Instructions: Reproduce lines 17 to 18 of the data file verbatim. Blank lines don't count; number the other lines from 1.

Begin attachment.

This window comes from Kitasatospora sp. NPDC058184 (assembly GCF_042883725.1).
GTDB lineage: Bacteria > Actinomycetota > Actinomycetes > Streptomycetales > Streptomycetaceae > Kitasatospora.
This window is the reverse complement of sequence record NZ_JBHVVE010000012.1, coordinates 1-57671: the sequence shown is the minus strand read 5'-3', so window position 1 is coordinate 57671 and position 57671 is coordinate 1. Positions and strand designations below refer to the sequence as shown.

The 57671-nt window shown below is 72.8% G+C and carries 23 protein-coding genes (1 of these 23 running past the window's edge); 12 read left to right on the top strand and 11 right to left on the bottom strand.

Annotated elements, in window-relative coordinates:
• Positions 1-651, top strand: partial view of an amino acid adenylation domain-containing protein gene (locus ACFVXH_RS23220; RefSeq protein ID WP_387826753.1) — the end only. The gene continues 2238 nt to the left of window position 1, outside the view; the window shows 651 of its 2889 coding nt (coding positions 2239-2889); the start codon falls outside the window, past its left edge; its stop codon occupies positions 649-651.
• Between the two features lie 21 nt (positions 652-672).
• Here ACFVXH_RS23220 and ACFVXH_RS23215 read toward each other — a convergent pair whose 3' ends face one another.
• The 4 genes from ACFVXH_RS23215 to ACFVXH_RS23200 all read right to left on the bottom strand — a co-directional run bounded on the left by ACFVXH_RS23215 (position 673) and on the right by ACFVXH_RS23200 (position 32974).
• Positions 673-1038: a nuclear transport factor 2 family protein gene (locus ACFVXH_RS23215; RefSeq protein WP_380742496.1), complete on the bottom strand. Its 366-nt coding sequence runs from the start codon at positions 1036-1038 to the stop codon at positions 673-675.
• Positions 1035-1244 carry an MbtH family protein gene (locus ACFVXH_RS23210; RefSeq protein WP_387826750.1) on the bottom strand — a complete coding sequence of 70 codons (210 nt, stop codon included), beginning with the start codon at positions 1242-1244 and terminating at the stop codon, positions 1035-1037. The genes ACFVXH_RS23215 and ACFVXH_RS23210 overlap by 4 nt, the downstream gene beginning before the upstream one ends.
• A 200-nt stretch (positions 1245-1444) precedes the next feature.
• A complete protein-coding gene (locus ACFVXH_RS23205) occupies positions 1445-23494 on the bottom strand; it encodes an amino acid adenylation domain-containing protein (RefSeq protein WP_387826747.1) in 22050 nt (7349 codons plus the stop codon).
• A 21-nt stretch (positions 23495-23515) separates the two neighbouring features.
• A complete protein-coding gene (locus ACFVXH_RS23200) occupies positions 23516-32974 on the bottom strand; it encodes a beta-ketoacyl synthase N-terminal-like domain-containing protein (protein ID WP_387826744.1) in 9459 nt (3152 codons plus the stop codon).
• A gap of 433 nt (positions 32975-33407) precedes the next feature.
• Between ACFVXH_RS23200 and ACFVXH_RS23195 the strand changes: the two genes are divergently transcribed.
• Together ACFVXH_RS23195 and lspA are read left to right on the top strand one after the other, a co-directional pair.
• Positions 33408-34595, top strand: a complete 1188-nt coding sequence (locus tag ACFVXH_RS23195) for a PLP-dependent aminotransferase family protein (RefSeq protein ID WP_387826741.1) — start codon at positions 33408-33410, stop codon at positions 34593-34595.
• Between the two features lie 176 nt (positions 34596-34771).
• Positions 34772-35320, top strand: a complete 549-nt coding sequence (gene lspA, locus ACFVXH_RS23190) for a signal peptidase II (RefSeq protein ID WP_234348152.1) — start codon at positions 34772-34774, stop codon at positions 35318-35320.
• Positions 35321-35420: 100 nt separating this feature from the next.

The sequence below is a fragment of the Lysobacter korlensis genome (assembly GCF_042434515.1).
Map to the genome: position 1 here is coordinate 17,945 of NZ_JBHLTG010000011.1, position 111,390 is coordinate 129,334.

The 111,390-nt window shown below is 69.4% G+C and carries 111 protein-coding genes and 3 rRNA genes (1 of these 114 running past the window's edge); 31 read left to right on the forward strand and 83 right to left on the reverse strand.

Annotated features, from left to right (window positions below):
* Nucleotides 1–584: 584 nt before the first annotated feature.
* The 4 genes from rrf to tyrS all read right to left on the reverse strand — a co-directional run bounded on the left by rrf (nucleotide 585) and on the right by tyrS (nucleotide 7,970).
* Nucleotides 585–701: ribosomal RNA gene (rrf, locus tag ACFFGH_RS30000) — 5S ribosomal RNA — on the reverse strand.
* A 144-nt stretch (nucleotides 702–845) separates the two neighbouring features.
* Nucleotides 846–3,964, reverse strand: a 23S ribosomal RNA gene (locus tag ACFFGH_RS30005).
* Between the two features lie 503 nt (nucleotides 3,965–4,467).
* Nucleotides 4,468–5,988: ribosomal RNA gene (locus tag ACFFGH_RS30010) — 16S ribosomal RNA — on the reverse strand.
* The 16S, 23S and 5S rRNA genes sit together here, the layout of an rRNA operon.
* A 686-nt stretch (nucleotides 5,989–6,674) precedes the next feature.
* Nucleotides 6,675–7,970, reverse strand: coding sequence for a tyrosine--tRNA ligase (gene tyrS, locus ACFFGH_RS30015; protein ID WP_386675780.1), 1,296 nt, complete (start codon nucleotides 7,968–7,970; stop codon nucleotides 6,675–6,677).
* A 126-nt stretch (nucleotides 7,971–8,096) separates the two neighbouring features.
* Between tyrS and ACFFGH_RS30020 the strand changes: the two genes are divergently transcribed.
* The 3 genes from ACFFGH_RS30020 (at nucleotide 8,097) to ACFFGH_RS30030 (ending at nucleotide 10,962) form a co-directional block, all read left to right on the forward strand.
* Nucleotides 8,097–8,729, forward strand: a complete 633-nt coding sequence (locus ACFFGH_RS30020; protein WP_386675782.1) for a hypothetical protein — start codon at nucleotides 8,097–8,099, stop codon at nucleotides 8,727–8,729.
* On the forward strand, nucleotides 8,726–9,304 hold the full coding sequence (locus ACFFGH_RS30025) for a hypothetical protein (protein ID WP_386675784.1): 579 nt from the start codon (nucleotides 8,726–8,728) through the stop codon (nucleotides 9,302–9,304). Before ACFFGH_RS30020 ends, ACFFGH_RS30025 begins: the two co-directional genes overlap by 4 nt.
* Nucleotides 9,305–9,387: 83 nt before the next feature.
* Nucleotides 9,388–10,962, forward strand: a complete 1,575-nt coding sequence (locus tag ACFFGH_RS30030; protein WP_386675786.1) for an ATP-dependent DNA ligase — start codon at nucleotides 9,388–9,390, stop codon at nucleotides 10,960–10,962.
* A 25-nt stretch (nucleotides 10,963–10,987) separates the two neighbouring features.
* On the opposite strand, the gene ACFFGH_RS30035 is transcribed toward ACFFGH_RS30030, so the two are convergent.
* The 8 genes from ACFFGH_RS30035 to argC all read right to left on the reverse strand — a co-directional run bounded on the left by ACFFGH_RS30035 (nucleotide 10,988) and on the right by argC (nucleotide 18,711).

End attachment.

• Between ACFVXH_RS23200 and ACFVXH_RS23195 the strand changes: the two genes are divergently transcribed.
• Together ACFVXH_RS23195 and lspA are read left to right on the top strand one after the other, a co-directional pair.